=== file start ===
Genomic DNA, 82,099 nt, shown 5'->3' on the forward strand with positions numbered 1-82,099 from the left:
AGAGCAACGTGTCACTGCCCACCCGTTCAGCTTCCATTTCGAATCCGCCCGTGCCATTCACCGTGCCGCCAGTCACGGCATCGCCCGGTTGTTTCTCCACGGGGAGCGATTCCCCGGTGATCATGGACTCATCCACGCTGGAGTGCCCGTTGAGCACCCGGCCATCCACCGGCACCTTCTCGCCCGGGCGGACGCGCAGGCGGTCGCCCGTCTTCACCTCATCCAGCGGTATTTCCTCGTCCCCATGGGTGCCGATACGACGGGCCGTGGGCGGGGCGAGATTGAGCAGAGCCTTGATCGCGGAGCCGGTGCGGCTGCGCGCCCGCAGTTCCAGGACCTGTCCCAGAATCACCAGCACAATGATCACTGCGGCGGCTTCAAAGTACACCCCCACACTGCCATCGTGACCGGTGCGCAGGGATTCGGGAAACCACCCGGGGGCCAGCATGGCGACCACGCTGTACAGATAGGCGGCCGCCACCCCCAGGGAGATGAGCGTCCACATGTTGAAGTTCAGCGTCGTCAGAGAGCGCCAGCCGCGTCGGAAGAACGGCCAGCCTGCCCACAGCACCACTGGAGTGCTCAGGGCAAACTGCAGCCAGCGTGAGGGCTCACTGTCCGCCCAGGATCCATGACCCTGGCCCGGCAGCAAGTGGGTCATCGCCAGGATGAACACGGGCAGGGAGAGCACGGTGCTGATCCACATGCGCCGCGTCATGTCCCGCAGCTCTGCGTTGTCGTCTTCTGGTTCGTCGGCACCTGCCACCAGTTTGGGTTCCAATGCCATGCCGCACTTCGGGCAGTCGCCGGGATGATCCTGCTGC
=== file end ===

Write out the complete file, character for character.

Genomic DNA, 82,099 nt, shown 5'->3' on the forward strand with positions numbered 1-82,099 from the left:
AGAGCAACGTGTCACTGCCCACCCGTTCAGCTTCCATTTCGAATCCGCCCGTGCCATTCACCGTGCCGCCAGTCACGGCATCGCCCGGTTGTTTCTCCACGGGGAGCGATTCCCCGGTGATCATGGACTCATCCACGCTGGAGTGCCCGTTGAGCACCCGGCCATCCACCGGCACCTTCTCGCCCGGGCGGACGCGCAGGCGGTCGCCCGTCTTCACCTCATCCAGCGGTATTTCCTCGTCCCCATGGGTGCCGATACGACGGGCCGTGGGCGGGGCGAGATTGAGCAGAGCCTTGATCGCGGAGCCGGTGCGGCTGCGCGCCCGCAGTTCCAGGACCTGTCCCAGAATCACCAGCACAATGATCACTGCGGCGGCTTCAAAGTACACCCCCACACTGCCATCGTGACCGGTGCGCAGGGATTCGGGAAACCACCCGGGGGCCAGCATGGCGACCACGCTGTACAGATAGGCGGCCGCCACCCCCAGGGAGATGAGCGTCCACATGTTGAAGTTCAGCGTCGTCAGAGAGCGCCAGCCGCGTCGGAAGAACGGCCAGCCTGCCCACAGCACCACTGGAGTGCTCAGGGCAAACTGCAGCCAGCGTGAGGGCTCACTGTCCGCCCAGGATCCATGACCCTGGCCCGGCAGCAAGTGGGTCATCGCCAGGATGAACACGGGCAGGGAGAGCACGGTGCTGATCCACATGCGCCGCGTCATGTCCCGCAGCTCTGCGTTGTCGTCTTCTGGTTCGTCGGCACCTGCCACCAGTTTGGGTTCCAATGCCATGCCGCACTTCGGGCAGTCGCCGGGATGATCCTGCTGC